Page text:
Coming from the UK, Mr Shields joins BHB after over a year working as Executive Director of EY, a health advisory practice that focuses on performance improvement and optimization. In this role he worked with numerous NHS hospitals to transform and improve financial and operational performance. Prior to this position, he worked in the NHS for almost 29 years, most recently with the Imperial College NHS Trust, where he led a recovery of the Trust’s financial and operational performance where he held subsequent positions of Chief Financial Officer and Chief Executive.

Mr Shields comments: “I am looking forward to working with the team at BHB. They have worked very hard over the last few years to improve their financial stability, and I know that together we will be able address the current challenges to support BHB’s stated triple aim goals of improving the patient experience, improving population health and reducing the per capita cost of care.”

Having gained his professional qualification from the Chartered Institute of Public Finance and Accountancy, Mr Shields also has an MA in Social Sciences from the University of Glasgow. He has won numerous awards, including the HFMA Finance Director of the Year, 2013, HFMA Governance Award, 2013, and Health Service Journal Finance Team of the Year 2013.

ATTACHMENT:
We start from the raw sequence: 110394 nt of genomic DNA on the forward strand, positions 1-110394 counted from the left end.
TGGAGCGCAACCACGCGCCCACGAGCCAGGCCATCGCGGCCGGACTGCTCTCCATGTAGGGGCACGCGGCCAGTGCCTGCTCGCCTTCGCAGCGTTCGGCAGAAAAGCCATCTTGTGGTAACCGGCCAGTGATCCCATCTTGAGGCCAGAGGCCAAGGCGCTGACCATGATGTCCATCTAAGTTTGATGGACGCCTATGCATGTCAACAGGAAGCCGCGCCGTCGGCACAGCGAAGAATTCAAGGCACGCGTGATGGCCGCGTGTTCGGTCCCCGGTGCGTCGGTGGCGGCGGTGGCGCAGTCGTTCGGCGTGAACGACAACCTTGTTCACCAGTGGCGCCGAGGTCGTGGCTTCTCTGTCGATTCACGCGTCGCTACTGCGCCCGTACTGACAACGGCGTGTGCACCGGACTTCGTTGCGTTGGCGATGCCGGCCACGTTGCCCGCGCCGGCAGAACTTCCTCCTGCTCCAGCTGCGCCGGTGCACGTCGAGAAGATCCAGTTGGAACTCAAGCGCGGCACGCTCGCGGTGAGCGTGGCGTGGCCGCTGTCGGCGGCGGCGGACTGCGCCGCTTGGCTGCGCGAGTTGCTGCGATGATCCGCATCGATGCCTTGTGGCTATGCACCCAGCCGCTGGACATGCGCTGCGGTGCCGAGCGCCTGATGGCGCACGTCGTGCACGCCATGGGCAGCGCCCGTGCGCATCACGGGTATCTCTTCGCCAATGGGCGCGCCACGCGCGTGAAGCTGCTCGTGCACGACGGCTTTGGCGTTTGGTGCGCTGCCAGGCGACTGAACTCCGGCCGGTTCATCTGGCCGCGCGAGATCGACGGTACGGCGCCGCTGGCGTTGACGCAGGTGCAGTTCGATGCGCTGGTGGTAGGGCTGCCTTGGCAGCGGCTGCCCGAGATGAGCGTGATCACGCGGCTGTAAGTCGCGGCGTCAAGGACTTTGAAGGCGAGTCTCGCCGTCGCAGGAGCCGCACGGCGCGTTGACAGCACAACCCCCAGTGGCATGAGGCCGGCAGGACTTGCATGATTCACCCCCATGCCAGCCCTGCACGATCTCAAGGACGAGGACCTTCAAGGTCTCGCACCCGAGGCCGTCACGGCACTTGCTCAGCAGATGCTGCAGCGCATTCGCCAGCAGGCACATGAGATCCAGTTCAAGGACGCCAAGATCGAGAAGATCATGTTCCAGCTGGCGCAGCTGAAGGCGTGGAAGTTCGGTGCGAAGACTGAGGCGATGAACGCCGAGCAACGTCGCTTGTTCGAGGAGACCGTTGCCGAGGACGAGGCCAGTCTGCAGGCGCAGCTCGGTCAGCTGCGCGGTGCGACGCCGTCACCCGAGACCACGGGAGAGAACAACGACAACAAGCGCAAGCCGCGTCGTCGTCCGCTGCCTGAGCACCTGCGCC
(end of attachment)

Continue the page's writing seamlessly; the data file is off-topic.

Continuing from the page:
3 April 2017 Home Page, News

CEO Venetta Symonds on bed capacity at KEMH

23 March 2017: Bermuda Hospitals Board CEO Venetta Symonds updates the public on bed capacity at King Edward VII Memorial Hospital in this short video. KEMH continues to experience a surge in demand, which has led to the hospital being over capacity.

 

Wherever possible, the public is asked to help hospital staff and the community by using services appropriately and maintaining their health wherever possible:

  • If you have a close relative at KEMH who is ready to be discharged, please work with the hospital teams to get them home without delay.
  • If you have a minor illness or injury, book an appointment with your GP or visit the Lamb Foggo Urgent Care Centre. You will avoid long waits. If you are in an Emergency situation, however, please do not hesitate in seeking care at the hospital.
  • If you know which specialist you need and it is not an Emergency, make an appointment directly with the specialist. If you need a referral, see your GP.
  • Manage any chronic conditions you might have, for example, make sure you take your hypertension or diabetes medication to avoid an emergency.
  • Look after yourself: eat healthily, exercise and wash your hands regularly to try and avoid infections and optimize your wellbeing.
  • Drive safely at all times – and don’t drink and drive! You can avoid Emergency and an admission by not ending up in a road accident.
23 March 2017 Home Page, News